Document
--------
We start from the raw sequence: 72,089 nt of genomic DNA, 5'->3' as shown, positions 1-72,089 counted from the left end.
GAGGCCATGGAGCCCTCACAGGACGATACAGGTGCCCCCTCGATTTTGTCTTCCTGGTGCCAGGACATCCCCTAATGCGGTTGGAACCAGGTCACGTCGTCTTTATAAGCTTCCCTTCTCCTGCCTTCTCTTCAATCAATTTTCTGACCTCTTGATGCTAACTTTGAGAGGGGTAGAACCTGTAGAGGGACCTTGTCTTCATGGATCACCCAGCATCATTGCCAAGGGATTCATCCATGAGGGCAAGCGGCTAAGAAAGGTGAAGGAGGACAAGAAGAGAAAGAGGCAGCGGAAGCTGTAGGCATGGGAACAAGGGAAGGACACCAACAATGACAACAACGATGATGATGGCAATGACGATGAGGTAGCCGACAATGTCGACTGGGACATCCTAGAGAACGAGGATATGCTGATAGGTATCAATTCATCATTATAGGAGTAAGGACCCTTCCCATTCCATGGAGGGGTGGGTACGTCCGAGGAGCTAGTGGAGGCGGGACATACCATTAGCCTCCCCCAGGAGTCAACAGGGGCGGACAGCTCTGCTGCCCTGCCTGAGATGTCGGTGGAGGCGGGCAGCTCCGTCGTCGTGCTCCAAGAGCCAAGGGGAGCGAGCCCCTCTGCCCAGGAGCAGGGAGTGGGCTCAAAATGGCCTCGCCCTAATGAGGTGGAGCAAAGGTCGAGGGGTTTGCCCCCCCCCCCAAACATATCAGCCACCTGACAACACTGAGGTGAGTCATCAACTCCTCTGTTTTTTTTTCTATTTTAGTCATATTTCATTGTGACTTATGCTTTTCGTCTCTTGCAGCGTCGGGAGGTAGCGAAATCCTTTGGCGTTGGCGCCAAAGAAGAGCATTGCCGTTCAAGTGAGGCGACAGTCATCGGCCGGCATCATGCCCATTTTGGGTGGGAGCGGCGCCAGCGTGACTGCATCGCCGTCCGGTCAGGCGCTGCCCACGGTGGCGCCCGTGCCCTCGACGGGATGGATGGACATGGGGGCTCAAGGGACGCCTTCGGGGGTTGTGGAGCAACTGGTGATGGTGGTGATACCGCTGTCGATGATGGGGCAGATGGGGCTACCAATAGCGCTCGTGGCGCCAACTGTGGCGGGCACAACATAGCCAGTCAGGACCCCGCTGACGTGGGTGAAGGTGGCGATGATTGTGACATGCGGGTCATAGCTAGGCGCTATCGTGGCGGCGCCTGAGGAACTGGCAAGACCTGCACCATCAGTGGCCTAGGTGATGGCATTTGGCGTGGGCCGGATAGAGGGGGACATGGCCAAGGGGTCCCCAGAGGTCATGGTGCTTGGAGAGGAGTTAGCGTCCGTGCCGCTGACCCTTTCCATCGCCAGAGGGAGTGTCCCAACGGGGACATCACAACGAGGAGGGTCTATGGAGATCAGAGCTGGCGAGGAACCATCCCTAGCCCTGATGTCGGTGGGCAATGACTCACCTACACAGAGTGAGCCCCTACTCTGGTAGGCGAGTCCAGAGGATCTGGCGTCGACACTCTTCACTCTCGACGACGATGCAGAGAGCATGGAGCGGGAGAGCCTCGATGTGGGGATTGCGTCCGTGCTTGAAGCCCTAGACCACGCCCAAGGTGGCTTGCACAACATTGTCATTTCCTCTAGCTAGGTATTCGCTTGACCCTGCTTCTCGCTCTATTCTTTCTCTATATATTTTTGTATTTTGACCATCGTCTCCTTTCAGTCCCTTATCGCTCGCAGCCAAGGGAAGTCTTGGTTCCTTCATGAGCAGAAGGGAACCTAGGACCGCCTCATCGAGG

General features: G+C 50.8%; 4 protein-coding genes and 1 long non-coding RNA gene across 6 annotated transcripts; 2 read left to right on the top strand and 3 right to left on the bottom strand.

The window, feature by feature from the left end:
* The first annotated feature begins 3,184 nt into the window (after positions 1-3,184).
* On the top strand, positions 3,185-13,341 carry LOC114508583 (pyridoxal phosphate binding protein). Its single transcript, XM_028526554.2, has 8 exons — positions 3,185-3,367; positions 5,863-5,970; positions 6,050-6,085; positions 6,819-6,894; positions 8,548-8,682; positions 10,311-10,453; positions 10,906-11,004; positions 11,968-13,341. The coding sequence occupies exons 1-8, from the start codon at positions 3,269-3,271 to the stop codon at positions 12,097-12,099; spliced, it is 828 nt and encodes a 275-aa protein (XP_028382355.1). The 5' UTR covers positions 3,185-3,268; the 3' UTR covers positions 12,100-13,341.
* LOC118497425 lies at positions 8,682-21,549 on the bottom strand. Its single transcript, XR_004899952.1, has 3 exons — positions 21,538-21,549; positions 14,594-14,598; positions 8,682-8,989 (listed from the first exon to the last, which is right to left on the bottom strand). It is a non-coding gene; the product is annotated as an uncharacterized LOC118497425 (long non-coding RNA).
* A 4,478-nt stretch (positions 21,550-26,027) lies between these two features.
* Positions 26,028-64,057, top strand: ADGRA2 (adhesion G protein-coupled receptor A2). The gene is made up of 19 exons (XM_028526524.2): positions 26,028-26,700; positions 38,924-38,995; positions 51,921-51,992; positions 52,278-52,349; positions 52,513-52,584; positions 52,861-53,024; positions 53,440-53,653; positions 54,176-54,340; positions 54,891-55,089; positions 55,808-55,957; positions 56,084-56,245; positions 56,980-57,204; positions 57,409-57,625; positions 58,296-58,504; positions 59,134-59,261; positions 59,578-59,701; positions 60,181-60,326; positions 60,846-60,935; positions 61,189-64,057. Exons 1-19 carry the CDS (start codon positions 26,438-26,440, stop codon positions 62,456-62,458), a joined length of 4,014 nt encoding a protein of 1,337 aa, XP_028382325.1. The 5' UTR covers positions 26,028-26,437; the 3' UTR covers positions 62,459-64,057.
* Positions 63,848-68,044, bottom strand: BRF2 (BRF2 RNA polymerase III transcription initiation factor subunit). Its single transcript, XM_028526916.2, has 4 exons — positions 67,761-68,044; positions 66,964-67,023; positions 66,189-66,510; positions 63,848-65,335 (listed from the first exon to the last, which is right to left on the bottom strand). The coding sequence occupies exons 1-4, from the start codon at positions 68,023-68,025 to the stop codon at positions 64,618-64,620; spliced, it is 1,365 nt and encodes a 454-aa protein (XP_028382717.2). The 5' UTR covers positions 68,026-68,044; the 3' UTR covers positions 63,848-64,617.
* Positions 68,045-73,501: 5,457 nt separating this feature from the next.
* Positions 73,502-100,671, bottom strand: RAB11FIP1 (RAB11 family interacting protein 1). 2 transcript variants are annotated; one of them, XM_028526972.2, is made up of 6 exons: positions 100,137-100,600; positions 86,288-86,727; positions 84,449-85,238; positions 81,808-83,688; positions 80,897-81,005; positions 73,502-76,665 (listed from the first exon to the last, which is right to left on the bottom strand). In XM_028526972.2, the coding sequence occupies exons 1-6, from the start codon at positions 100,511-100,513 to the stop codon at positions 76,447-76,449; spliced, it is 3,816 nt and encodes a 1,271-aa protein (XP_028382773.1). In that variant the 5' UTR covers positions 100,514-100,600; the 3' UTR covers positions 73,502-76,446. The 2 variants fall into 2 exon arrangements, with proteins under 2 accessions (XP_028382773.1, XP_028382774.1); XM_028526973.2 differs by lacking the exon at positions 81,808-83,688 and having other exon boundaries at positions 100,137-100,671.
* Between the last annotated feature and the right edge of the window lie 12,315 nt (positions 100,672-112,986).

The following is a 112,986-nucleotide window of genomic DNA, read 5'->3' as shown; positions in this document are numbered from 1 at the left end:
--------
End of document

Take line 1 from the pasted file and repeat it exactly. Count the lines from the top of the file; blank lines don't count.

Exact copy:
We start from the raw sequence: 72,089 nt of genomic DNA, 5'->3' as shown, positions 1-72,089 counted from the left end.